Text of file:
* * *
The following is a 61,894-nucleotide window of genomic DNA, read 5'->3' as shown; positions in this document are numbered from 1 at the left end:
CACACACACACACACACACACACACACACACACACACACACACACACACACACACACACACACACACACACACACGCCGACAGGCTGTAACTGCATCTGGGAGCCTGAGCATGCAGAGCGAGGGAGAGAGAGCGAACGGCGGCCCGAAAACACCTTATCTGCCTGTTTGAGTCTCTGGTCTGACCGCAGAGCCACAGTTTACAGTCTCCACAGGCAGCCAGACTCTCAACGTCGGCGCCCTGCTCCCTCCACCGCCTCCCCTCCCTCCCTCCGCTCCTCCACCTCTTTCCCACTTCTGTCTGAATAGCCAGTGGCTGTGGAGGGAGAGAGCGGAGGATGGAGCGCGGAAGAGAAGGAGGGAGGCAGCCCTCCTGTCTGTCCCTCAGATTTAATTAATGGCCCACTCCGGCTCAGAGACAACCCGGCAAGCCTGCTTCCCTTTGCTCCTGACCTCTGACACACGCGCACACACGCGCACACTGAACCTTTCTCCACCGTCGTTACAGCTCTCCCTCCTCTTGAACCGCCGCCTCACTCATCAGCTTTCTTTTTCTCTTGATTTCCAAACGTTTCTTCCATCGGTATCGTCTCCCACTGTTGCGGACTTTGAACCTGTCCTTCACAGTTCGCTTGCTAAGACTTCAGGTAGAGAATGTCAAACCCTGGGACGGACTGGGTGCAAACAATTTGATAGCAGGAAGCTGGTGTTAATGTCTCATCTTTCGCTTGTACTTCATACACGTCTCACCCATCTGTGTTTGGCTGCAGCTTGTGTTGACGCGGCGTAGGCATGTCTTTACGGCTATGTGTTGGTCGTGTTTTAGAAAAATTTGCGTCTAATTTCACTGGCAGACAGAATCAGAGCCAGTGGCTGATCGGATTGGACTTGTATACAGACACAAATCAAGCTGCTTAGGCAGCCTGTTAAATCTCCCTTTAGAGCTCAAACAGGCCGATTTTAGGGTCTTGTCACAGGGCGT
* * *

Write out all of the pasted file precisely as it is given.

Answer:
The following is a 61,894-nucleotide window of genomic DNA, read 5'->3' as shown; positions in this document are numbered from 1 at the left end:
CACACACACACACACACACACACACACACACACACACACACACACACACACACACACACACACACACACACACACGCCGACAGGCTGTAACTGCATCTGGGAGCCTGAGCATGCAGAGCGAGGGAGAGAGAGCGAACGGCGGCCCGAAAACACCTTATCTGCCTGTTTGAGTCTCTGGTCTGACCGCAGAGCCACAGTTTACAGTCTCCACAGGCAGCCAGACTCTCAACGTCGGCGCCCTGCTCCCTCCACCGCCTCCCCTCCCTCCCTCCGCTCCTCCACCTCTTTCCCACTTCTGTCTGAATAGCCAGTGGCTGTGGAGGGAGAGAGCGGAGGATGGAGCGCGGAAGAGAAGGAGGGAGGCAGCCCTCCTGTCTGTCCCTCAGATTTAATTAATGGCCCACTCCGGCTCAGAGACAACCCGGCAAGCCTGCTTCCCTTTGCTCCTGACCTCTGACACACGCGCACACACGCGCACACTGAACCTTTCTCCACCGTCGTTACAGCTCTCCCTCCTCTTGAACCGCCGCCTCACTCATCAGCTTTCTTTTTCTCTTGATTTCCAAACGTTTCTTCCATCGGTATCGTCTCCCACTGTTGCGGACTTTGAACCTGTCCTTCACAGTTCGCTTGCTAAGACTTCAGGTAGAGAATGTCAAACCCTGGGACGGACTGGGTGCAAACAATTTGATAGCAGGAAGCTGGTGTTAATGTCTCATCTTTCGCTTGTACTTCATACACGTCTCACCCATCTGTGTTTGGCTGCAGCTTGTGTTGACGCGGCGTAGGCATGTCTTTACGGCTATGTGTTGGTCGTGTTTTAGAAAAATTTGCGTCTAATTTCACTGGCAGACAGAATCAGAGCCAGTGGCTGATCGGATTGGACTTGTATACAGACACAAATCAAGCTGCTTAGGCAGCCTGTTAAATCTCCCTTTAGAGCTCAAACAGGCCGATTTTAGGGTCTTGTCACAGGGCGT